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Everyone into the pool

Ricky Ian Gordon's 'Orpheus and Euridice' dives into the deep end again.

June 06, 2010|David Ng

Southern California in the summertime is famous for its pool parties, pool games and even its pool boys. But a pool opera?

In 2008, the Long Beach Opera debuted a production of Ricky Ian Gordon's "Orpheus and Euridice" at the indoor Belmont Plaza Olympic Pool.

The song cycle, which starred soprano Elizabeth Futral and clarinetist Todd Palmer, enacted the ancient Greek myth using a small boat that floated up and down the chlorinated "River Styx."

Next weekend, the company is reviving the high-concept production with the same cast and an enhanced instrumental component — a larger string ensemble plus a slightly expanded score by Gordon. The composer said he wrote about a minute of new music for the scene in which Euridice disappears and the audience is left with an eerie and ghostly presence.

"I absolutely loved [the production] the last time, but the tricky part was that it was an unwieldy space," said Gordon by phone from Washington, D.C., where he was working on a new stage piece, "Sycamore Trees."

"We didn't realize that we needed sound design until late in the game. You couldn't even hear Elizabeth when she turned way."

The creative team decided late in the rehearsal process to use wireless microphones to focus the music in the direction of the audience. For the revival, the microphones are returning, and this time, the ensemble will have more time to work on the level of amplification.

The company also has expanded the string ensemble from just five players to a chamber orchestra. There will be a conductor this time, Steven White (Futral's husband), whose job is to coordinate the disparate musical elements across the expansive pool space.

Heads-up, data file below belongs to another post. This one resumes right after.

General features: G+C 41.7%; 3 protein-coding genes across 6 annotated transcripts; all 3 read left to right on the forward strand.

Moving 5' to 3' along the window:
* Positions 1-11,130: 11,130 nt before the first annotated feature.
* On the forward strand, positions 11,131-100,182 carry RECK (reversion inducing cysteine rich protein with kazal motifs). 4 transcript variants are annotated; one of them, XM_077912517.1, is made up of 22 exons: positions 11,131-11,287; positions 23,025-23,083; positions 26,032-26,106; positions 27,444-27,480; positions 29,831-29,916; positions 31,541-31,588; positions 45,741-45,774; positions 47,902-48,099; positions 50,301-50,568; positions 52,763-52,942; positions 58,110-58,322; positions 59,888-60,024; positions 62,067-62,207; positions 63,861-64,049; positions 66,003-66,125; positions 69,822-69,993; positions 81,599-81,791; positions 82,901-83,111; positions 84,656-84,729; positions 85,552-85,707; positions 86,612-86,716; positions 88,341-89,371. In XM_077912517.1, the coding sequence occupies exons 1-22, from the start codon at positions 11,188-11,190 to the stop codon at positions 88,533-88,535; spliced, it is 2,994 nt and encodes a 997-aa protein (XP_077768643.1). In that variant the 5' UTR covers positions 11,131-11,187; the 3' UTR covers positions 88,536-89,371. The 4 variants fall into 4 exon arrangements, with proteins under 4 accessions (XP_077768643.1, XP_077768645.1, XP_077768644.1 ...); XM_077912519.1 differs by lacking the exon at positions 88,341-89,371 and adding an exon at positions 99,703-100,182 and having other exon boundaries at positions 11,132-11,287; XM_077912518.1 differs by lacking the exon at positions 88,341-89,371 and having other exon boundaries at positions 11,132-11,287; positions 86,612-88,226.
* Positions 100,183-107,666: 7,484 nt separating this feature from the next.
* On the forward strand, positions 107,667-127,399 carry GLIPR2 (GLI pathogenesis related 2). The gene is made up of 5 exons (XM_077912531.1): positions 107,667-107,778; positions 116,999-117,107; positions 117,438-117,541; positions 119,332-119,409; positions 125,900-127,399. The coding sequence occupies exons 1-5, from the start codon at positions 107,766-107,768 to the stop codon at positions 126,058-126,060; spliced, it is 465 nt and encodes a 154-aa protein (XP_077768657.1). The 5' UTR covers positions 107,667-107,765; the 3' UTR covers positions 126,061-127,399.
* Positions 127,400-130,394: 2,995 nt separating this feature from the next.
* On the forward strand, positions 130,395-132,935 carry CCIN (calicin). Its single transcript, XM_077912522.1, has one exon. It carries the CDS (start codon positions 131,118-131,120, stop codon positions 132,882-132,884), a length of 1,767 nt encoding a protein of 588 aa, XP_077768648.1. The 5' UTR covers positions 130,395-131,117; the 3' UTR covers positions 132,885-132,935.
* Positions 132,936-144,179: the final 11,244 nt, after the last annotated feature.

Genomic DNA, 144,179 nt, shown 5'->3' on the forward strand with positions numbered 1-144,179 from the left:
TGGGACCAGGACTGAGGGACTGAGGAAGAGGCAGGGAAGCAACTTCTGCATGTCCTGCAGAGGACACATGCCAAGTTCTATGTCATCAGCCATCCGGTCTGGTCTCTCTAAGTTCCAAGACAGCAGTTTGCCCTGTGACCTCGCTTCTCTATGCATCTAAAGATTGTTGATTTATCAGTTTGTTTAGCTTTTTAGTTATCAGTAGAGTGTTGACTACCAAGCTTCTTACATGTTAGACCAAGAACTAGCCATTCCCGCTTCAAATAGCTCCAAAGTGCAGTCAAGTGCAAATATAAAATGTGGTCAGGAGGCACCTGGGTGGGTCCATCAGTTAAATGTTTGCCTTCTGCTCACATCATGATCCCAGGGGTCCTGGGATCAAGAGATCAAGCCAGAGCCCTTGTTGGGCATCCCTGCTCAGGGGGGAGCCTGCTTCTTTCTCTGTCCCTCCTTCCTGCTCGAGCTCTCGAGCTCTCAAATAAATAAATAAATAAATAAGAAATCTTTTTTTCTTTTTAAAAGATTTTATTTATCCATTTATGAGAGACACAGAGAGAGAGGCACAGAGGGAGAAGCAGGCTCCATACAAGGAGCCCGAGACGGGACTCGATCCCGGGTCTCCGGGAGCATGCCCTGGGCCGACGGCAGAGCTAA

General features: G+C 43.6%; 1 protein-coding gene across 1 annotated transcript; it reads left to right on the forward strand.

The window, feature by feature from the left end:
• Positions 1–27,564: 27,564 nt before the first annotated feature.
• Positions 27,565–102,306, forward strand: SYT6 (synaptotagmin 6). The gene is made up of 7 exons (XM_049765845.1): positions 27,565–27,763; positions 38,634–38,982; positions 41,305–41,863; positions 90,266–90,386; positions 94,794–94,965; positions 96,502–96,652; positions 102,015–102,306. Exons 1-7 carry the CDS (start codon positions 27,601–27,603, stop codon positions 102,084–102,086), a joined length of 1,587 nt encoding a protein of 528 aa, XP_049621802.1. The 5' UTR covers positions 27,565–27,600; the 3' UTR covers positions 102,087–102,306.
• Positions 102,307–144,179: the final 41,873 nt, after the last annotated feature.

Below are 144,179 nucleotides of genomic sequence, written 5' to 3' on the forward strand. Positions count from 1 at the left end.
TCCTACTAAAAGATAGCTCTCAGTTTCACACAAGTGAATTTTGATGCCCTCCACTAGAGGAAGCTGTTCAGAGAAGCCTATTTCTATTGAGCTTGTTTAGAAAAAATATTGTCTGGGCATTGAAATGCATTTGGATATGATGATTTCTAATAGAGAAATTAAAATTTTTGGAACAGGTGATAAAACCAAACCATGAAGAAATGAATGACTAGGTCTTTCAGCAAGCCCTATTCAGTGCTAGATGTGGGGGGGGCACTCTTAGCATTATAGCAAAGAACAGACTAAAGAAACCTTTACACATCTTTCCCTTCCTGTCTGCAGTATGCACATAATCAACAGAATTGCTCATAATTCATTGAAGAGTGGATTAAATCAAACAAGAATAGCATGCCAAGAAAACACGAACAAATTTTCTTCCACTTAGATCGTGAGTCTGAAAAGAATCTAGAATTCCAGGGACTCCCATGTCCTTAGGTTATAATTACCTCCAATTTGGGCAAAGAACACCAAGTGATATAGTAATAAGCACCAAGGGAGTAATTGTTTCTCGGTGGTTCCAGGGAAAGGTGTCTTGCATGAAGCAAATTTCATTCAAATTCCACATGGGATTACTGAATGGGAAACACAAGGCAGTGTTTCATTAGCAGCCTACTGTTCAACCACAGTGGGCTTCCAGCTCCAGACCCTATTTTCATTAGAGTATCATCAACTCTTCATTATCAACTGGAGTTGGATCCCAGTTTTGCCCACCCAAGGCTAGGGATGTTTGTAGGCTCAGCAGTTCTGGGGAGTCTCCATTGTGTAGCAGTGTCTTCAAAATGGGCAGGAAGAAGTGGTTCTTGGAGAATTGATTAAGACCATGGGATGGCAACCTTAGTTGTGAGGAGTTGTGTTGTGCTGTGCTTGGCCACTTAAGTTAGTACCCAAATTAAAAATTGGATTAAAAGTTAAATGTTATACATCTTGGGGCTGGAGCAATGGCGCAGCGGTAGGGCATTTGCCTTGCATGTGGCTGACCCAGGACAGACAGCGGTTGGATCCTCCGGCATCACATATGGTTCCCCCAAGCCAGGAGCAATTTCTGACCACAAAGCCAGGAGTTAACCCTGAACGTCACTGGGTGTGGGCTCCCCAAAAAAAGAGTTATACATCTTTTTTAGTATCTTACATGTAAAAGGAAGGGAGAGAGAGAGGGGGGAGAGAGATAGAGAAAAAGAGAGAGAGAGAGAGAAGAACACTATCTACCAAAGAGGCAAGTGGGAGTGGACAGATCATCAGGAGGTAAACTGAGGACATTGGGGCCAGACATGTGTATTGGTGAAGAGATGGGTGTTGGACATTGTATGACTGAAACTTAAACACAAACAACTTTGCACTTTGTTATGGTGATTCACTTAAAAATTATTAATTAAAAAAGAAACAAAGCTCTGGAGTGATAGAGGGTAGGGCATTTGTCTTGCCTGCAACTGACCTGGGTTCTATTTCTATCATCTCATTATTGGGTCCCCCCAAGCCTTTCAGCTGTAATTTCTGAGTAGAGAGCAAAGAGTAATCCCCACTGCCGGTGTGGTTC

Chlorination

"There's also an issue of the chlorine and the chlorine in the air," Futral said by phone. "It started affecting me when we were there. This time around, I'll take every chance I can get to get a breath of fresh air, just to keep my body sort of circulating that stuff out of my system."

The soprano described the production as "exciting and freeing" and added that performing on water doesn't scare her. "I'm a good swimmer. I was a lifeguard in college."

For certain sequences in the production, the musicians are required to stand on the dinghy while extras push it through the water. Palmer said that playing the clarinet while having to keep his equilibrium is one of the most challenging parts of the performance.

"I had no idea it would be so difficult — keeping your balance while you're playing," Palmer said. "But I got accustomed to that. Another thing that was always difficult was where I had to climb on the shoulders of one of the extras and then get on the boat to play the hardest part of the work — all within 10 to 15 seconds."

There were no accidental falls into the water during the 2008 run of the show. But Palmer said he is bringing "a spare clarinet, just in case."

The Times' Chris Pasles wrote in a review that "Palmer played his marathon role expertly. Futral sang beautifully. Fortunately, Gordon's text was projected on a screen because Futral's words were swallowed up by the pool's acoustic."

A new audience

"Orpheus" is being staged once again by Andreas Mitisek, the artistic director of the company. He said that in 2008, more than 25% of the audience for "Orpheus" had never seen opera before.

"Taking opera out of the temple of art gives us the opportunity to reach people who are intimidated," he said. "There are a lot of obstacles that people have to overcome who have never been to the opera. Making performances that are part of our daily lives is in a way closer to the idea of the Renaissance."

david.ng@latimes.com

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